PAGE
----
CCC Corpsmember writes about National Geographic BioBlitz at Golden Gate Parks


CCC members with John Griffith and Outdoor Afro's Rue Mapp at Golden Gate National Parks
 

The California Conservation Corps Teams up with National Geographic and The Golden Gate Parks Conservancy for The Bioblitz Event!

 

By Kevin Casbeer
Corpsmember - California Conservation Corps, Ukiah

On March 28th and 29th 2014, I was one of the corps members from the Ukiah and Napa Centers who had the amazing opportunity to be a part of this year’s National Geographic BioBlitz at Golden Gate Parks! Being able to see kids involved with hands-on science projects and collecting biological data was truly inspiring for a young adult like me. After doing research on what exactly what “nature deficit disorder” was, I felt obligated to help out in whatever way I can to reconnect kids with nature. The Bioblitz Event was the perfect opportunity! In an age where our kids are attached to technology, it was refreshing to see the creative minds of park rangers, school teachers, musicians, and a crew supervisor from the California Conservation Corps hard at work to engage kids outdoors. It would be a dream of mine to follow in these footsteps and inspire a movement of sustainability and appreciation for nature in my community.

The National Geographic’s BioBlitz is a 24-hour event in which teams of volunteer scientists, families, students, teachers, and other community members work together to find and identify as many species of plants, animals, and other organisms as possible. National Geographic is helping conduct a BioBlitz in a different national park each year during the decade leading up to the U.S. National Park Service Centennial in 2016. The event is accompanied by a Biodiversity Festival where the public watched stage performances and visited interactive and environmentally themed booths. This is where the CCC came in. We went onstage at the festival to talk to kids about our experiences as corps members and dance. Yes, dance… more on that soon.  

Since joining the California Conservation Corps (CCC) in January of 2013, the most rewarding volunteer trips I have been on were the ones where kids were involved. It is important to make sure that at the vital time of a child’s development, kids think of the outdoors as a place they belong. A dream of mine would be able to teach kids in a hybrid style, using both nature and technology as was done at the Bioblitz Event. Kids were teamed up with biologists and used a phone application called iNaturalist to catalogue the plant and animal species they discovered. The app iNat is easy to understand, and with it, anybody with a smart-phone or tablet can contribute to science while out in nature.

But not every child is blessed to have a smart phone and a backyard. So how do you engage kids who have little access to green spaces and expensive technologies to care about nature? Simple, you can start by advocating for green spaces in your city, access to those spaces, and for experiences that make nature both educational and entertaining. Not to mention, getting the word out that kids can join the CCC when they turn 18. Sounds easy, but I experienced firsthand the hard work and dedication it takes to make this happen.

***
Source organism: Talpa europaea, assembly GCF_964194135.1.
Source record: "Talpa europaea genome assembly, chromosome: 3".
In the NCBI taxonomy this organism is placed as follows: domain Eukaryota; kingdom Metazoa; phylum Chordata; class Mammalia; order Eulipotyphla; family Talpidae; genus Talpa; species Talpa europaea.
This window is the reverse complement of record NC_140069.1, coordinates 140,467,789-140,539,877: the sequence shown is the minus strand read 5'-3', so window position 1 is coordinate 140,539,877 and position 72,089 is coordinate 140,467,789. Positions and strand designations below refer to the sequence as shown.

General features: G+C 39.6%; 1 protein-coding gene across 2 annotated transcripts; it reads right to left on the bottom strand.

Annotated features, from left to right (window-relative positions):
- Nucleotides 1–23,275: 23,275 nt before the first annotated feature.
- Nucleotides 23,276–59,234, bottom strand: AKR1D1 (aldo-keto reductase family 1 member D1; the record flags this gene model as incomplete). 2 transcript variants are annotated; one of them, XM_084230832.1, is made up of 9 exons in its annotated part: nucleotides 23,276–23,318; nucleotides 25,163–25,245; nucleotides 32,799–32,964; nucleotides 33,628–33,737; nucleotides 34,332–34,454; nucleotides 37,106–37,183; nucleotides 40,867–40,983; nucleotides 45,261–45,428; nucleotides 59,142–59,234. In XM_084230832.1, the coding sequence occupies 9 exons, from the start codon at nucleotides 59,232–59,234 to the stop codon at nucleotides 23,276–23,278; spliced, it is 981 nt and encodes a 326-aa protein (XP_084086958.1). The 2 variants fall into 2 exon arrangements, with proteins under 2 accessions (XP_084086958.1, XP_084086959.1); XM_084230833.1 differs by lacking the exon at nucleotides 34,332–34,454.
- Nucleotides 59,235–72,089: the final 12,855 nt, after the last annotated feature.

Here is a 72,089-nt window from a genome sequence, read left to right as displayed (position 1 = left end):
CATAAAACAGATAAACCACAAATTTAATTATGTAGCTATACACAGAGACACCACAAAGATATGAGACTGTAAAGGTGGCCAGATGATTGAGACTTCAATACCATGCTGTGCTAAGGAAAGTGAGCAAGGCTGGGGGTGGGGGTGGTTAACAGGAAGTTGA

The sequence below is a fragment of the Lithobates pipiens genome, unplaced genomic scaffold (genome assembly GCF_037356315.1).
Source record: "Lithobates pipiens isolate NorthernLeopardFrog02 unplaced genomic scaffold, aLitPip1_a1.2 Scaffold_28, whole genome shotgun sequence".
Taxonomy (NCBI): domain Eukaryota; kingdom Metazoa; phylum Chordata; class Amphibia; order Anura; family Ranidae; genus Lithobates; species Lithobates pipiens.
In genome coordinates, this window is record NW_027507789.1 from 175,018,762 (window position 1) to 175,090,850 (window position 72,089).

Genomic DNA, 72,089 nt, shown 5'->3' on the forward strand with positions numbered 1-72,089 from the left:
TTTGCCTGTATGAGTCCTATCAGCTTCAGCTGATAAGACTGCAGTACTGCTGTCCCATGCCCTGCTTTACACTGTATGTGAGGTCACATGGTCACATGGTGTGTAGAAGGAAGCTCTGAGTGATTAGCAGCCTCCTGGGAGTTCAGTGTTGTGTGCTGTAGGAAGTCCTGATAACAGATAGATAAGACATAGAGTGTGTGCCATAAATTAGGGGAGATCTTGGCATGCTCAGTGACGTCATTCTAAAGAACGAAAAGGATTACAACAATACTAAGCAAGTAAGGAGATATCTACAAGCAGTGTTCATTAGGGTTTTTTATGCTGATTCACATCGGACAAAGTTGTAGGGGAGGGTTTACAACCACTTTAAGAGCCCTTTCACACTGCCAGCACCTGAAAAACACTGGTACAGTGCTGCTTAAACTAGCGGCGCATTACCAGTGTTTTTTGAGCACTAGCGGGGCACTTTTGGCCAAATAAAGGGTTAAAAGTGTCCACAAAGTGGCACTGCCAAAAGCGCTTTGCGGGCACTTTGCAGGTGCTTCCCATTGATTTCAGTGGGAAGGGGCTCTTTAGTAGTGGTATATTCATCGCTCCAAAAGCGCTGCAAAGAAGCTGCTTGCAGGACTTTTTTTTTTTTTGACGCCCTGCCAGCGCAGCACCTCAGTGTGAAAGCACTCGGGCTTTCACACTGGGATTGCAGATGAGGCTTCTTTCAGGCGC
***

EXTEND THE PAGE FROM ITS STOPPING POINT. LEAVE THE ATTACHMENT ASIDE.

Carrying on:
Watch CCC members do the Bioblitz dance
 

In addition to speaking to the kids at the Bioblitz Event about our CCC experiences, we also did the Bioblitz Dance.  John Griffith, CCC crew supervisor, known dancer, and author of the kids’ book Totem Magic: Going MAD, had the spectacular idea to create a dance that had one rule. That rule was that the dance had to be done outdoors. So he created what became the official BioBlitz Dance. It’s still spreading like wildfire on the internet and was very popular at the event itself! In fact, the CCC’s Bioblitz Dance was the grand finale of the event’s opening ceremony. Repeated onstage Bioblitz Dance performances were accompanied by dozens of middle-grade students, a National Park Ranger, Beth Pratt National Wildlife Federation’s California Director, and NWF’s mascot--a giant raccoon known as Ranger Rick. I will never forget the kids’ reactions to our dance. And I was amazed by how many already knew how to do it by watching our YouTube video, and that they also knew the one rule to the Bioblitz Dance: it must be done outdoors. It is these types of tiny seeds (experiences) being planted in childhoods that will spark the growth of stewardship for nature. Less than a month after we made the Bioblitz Dance video, we’ve had nine Bioblitz Dance video responses from outdoors groups all over the nation--and even one from Romania.

Events like the National Geographic’s BioBlitz connect kids (and corps members) to nature in a relevant way: they get to be citizen scientists. We all should strive to apart of this movement to reconnect kids to nature. (I think that is what the CCC does for young adults.) If we can edu-tain kids about nature, whether it be by rapping, dancing, using iNat to help scientists, or just engaging kids to play outdoors (and become corps members), then maybe we can ensure that there will be future stewards to care for the wild long after our generation has passed.

Special thanks to Rue Mapp of Outdoor Afro and Michelle O’Herron of the Golden Gate Parks Conservancy for getting the CCC involved in the Bioblitz Event. –Kevin Casbeer

 Here is a quote I love from Richard Louv who coined the phrase Nature deficit Disorder: “Developers and environmentalists, corporate CEOs and college professors, rock stars and ranchers may agree on little else, but they agree on this: no one among us wants to be a member of the last generation to pass on to our children the joy of playing outside in nature.” 

Video: John Griffith and his CCC Crew Teach the Bioblitz Dance

 

Learn how to do the Bioblitz Dance from John Griffith and his California Conservation Corps crew.